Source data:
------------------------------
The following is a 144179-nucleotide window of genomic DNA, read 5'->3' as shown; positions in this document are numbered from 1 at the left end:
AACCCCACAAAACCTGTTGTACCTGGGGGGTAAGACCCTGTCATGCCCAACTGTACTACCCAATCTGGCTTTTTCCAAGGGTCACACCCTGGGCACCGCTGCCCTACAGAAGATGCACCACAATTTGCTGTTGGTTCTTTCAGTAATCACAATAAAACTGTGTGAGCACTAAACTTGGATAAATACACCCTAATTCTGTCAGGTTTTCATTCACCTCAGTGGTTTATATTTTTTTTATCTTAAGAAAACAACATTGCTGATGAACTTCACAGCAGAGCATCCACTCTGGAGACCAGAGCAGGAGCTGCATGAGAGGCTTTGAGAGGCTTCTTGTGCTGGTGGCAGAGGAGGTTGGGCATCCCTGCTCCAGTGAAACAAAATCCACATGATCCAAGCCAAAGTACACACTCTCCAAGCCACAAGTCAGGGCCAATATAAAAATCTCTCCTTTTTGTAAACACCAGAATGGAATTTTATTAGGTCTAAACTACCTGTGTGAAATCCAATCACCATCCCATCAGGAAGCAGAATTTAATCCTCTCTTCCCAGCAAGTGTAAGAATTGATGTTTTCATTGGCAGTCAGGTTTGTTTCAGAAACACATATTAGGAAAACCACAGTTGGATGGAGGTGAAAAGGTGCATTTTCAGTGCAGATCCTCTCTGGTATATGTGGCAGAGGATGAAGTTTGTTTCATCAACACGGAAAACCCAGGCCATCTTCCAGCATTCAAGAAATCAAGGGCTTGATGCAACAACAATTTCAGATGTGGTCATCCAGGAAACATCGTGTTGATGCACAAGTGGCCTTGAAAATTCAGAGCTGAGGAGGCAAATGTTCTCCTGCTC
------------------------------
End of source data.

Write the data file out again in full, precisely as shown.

The following is a 144179-nucleotide window of genomic DNA, read 5'->3' as shown; positions in this document are numbered from 1 at the left end:
AACCCCACAAAACCTGTTGTACCTGGGGGGTAAGACCCTGTCATGCCCAACTGTACTACCCAATCTGGCTTTTTCCAAGGGTCACACCCTGGGCACCGCTGCCCTACAGAAGATGCACCACAATTTGCTGTTGGTTCTTTCAGTAATCACAATAAAACTGTGTGAGCACTAAACTTGGATAAATACACCCTAATTCTGTCAGGTTTTCATTCACCTCAGTGGTTTATATTTTTTTTATCTTAAGAAAACAACATTGCTGATGAACTTCACAGCAGAGCATCCACTCTGGAGACCAGAGCAGGAGCTGCATGAGAGGCTTTGAGAGGCTTCTTGTGCTGGTGGCAGAGGAGGTTGGGCATCCCTGCTCCAGTGAAACAAAATCCACATGATCCAAGCCAAAGTACACACTCTCCAAGCCACAAGTCAGGGCCAATATAAAAATCTCTCCTTTTTGTAAACACCAGAATGGAATTTTATTAGGTCTAAACTACCTGTGTGAAATCCAATCACCATCCCATCAGGAAGCAGAATTTAATCCTCTCTTCCCAGCAAGTGTAAGAATTGATGTTTTCATTGGCAGTCAGGTTTGTTTCAGAAACACATATTAGGAAAACCACAGTTGGATGGAGGTGAAAAGGTGCATTTTCAGTGCAGATCCTCTCTGGTATATGTGGCAGAGGATGAAGTTTGTTTCATCAACACGGAAAACCCAGGCCATCTTCCAGCATTCAAGAAATCAAGGGCTTGATGCAACAACAATTTCAGATGTGGTCATCCAGGAAACATCGTGTTGATGCACAAGTGGCCTTGAAAATTCAGAGCTGAGGAGGCAAATGTTCTCCTGCTC